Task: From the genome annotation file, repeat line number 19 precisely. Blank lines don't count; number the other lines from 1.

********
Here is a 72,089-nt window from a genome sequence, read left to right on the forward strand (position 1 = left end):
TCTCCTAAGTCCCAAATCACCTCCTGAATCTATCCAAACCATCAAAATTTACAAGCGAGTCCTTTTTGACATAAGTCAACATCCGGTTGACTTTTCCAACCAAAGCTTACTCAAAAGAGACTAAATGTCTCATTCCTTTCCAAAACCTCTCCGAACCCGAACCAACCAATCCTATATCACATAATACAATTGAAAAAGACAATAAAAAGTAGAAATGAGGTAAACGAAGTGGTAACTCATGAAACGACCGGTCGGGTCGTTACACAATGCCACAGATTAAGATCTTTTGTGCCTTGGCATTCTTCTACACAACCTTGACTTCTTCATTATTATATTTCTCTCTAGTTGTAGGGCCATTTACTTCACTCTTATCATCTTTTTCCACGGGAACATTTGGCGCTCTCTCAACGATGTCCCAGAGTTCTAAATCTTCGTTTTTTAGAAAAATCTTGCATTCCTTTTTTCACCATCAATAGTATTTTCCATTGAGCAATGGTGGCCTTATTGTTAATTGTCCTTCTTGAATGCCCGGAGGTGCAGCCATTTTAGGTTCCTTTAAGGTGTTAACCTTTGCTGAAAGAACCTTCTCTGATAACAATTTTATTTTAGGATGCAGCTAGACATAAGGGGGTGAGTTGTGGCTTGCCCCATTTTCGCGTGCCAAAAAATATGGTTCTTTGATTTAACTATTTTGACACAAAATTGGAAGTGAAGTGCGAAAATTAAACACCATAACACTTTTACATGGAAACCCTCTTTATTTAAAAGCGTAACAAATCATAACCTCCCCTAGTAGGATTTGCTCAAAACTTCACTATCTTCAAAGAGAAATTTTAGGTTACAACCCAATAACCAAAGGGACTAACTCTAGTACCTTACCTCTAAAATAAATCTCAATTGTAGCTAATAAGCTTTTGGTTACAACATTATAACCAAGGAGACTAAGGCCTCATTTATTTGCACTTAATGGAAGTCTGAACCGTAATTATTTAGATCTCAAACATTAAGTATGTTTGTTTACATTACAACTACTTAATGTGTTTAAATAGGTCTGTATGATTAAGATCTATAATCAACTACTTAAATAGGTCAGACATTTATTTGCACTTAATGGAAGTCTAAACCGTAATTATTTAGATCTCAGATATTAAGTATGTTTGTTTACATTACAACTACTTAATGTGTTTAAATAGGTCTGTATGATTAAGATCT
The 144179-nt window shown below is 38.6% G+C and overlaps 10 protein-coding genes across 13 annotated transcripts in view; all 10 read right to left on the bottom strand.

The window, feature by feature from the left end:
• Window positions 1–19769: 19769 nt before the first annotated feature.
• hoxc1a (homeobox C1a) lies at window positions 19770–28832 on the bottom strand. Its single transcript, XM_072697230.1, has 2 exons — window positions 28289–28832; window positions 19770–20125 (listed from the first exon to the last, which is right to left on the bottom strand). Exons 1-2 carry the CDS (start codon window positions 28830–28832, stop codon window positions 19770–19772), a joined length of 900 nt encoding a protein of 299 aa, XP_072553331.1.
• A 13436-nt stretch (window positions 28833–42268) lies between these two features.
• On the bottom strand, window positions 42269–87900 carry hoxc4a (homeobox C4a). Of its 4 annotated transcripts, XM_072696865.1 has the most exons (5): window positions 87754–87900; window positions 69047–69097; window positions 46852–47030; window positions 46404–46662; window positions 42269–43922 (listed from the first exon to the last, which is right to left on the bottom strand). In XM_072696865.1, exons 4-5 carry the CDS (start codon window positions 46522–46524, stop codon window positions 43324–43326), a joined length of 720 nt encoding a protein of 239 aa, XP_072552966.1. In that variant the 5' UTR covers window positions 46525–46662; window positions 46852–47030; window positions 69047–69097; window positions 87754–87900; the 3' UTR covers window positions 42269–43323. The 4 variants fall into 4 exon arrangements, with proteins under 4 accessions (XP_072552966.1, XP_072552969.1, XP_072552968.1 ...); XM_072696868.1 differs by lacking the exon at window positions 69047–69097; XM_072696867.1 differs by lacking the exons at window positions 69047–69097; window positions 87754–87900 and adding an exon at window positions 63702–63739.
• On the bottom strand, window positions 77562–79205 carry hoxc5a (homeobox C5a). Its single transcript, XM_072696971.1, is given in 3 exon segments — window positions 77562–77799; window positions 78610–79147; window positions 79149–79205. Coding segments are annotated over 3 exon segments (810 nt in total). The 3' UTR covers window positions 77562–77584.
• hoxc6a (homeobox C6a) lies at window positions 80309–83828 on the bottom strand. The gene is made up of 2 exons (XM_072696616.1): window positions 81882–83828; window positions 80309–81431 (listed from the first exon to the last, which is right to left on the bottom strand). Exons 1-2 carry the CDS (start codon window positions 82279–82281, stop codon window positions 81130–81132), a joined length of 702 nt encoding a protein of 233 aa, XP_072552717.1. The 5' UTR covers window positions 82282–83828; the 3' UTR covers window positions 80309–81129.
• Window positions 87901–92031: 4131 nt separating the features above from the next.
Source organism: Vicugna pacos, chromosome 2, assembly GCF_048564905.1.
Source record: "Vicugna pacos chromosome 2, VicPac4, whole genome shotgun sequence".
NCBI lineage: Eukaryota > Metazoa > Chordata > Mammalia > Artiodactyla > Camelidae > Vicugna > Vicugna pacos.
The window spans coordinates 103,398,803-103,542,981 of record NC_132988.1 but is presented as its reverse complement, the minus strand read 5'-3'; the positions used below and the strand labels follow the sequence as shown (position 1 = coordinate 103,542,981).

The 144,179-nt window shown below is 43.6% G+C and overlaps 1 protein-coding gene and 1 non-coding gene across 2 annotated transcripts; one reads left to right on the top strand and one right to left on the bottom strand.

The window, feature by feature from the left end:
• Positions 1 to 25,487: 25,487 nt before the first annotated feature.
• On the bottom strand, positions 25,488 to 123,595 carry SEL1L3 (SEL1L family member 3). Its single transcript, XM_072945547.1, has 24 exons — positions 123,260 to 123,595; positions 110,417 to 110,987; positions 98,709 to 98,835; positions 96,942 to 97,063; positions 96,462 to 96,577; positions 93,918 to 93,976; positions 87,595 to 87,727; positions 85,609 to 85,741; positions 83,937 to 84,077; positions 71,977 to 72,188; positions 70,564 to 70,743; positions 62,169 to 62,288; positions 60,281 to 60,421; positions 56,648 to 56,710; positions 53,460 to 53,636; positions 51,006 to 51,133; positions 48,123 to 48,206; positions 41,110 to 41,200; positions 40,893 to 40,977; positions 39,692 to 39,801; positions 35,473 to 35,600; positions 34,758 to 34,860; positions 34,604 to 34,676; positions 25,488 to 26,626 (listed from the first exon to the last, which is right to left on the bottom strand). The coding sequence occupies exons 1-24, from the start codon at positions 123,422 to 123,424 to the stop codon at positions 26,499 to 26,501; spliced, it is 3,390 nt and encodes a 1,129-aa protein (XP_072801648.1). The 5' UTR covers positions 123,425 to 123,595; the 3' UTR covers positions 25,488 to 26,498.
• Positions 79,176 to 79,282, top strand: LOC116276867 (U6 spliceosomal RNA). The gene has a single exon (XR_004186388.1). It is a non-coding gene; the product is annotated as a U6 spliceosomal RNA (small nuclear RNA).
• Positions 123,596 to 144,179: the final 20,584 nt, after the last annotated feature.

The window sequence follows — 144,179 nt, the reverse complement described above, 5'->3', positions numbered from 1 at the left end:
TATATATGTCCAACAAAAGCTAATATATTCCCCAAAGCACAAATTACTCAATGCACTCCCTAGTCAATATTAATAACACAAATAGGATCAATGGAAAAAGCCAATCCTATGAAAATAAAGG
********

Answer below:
• On the bottom strand, positions 25,488 to 123,595 carry SEL1L3 (SEL1L family member 3). Its single transcript, XM_072945547.1, has 24 exons — positions 123,260 to 123,595; positions 110,417 to 110,987; positions 98,709 to 98,835; positions 96,942 to 97,063; positions 96,462 to 96,577; positions 93,918 to 93,976; positions 87,595 to 87,727; positions 85,609 to 85,741; positions 83,937 to 84,077; positions 71,977 to 72,188; positions 70,564 to 70,743; positions 62,169 to 62,288; positions 60,281 to 60,421; positions 56,648 to 56,710; positions 53,460 to 53,636; positions 51,006 to 51,133; positions 48,123 to 48,206; positions 41,110 to 41,200; positions 40,893 to 40,977; positions 39,692 to 39,801; positions 35,473 to 35,600; positions 34,758 to 34,860; positions 34,604 to 34,676; positions 25,488 to 26,626 (listed from the first exon to the last, which is right to left on the bottom strand). The coding sequence occupies exons 1-24, from the start codon at positions 123,422 to 123,424 to the stop codon at positions 26,499 to 26,501; spliced, it is 3,390 nt and encodes a 1,129-aa protein (XP_072801648.1). The 5' UTR covers positions 123,425 to 123,595; the 3' UTR covers positions 25,488 to 26,498.